Rochdale resident Shannon Guy said: “We need to be able to recycle more plastics! There are multiple plastics that our council don’t recycle but others do. We can’t be picking and choosing what we recycle. 

“The council needs to do a scheme as well like Oldham which give money off vouchers toward reusable nappies and there needs to be more info out there on them.”

But on a more positive note, she says the three-weekly collection of the general waste bin ‘worked well’ for her family.
“Most of the time we don’t empty our bins for six weeks as we have worked to reduce our waste,” she added.

Town centre hairdresser Greg Couzens expressed similar sentiments.

He said, “Recycling works well with my family, plastic is a big issue, we need to recycle more types of plastic – including bottle tops.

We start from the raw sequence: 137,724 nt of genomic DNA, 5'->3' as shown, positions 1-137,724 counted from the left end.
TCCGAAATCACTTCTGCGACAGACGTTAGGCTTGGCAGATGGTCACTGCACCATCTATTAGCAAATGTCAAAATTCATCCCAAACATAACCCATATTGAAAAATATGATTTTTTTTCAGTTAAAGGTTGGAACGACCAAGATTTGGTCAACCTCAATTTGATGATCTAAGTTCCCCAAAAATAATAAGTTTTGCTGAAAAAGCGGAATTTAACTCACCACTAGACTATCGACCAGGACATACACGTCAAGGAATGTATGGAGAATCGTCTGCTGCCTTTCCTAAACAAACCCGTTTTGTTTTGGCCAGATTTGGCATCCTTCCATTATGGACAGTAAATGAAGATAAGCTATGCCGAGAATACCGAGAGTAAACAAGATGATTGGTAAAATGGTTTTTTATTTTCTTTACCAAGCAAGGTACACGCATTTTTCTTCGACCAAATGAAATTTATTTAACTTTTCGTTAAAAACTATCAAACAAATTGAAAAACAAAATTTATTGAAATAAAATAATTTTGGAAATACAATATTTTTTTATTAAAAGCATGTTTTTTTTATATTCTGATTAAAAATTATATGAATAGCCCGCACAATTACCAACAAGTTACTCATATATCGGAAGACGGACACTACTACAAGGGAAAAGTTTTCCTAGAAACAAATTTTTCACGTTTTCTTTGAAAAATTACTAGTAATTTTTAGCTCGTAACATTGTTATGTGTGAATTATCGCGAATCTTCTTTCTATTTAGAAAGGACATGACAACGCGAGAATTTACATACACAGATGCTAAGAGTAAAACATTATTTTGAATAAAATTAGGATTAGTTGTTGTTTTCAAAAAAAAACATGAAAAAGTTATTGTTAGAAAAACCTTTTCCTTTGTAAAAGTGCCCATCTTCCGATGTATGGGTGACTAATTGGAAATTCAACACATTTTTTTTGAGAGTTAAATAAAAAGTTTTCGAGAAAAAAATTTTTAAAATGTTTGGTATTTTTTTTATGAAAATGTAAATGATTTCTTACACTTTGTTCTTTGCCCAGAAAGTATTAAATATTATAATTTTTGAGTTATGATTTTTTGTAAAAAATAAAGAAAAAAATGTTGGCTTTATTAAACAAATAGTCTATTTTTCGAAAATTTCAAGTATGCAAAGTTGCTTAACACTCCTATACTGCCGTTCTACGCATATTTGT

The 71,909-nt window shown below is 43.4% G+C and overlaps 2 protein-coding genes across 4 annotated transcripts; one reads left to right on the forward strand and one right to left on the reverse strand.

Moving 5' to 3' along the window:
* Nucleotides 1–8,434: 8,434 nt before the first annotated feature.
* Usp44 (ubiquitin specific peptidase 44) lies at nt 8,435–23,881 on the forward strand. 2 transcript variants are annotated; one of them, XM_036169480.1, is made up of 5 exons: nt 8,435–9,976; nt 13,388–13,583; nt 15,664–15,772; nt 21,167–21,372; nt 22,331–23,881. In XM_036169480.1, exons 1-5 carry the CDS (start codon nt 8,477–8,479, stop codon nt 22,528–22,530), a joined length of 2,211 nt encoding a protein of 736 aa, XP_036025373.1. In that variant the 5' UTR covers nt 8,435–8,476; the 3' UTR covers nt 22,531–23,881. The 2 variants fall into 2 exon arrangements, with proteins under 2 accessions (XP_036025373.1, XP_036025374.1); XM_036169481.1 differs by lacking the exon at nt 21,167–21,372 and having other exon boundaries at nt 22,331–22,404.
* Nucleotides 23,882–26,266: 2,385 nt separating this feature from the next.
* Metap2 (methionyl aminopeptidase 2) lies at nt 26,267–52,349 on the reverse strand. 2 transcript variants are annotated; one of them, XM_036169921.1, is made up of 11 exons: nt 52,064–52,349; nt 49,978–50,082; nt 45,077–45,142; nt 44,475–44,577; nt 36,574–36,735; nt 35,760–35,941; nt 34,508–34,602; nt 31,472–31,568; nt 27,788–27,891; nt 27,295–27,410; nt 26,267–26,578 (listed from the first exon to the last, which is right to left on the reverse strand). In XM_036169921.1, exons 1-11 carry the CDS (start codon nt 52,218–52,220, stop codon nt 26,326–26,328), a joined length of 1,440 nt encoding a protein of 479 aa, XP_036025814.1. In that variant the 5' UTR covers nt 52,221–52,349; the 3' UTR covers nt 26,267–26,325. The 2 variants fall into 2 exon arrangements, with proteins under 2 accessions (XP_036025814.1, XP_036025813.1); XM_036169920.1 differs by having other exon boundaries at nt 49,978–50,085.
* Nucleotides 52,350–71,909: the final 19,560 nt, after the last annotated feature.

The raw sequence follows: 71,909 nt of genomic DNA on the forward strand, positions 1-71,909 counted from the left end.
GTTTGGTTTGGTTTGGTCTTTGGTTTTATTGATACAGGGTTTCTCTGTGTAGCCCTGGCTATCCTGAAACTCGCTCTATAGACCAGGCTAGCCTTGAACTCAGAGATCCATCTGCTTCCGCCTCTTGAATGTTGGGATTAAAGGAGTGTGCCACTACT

“We need better education regarding recycling.”

These comments were reflected by posts in the Discuss Milnrow and Newhey Facebook group.

Gill Smith said, “More types of plastics should be able to be recycled, some things are recyclable but not by our local councils – happy with everything else.”

And Sammy Abbott-Rothwell was of a like mind: “Definitely more plastics should be recycled. I hate putting it all in the bin.”

Changes made in 2015 mean that general waste bins are now collected once every three weeks – as with the paper/cardboard and mixed recycling.

The move was made to significantly bring down costs and ensure the council would meet future recycling legislation and targets.

But for Sammy the three-weekly collection of the general waste bin is not frequent enough.

“Green bins should be weekly,” she added.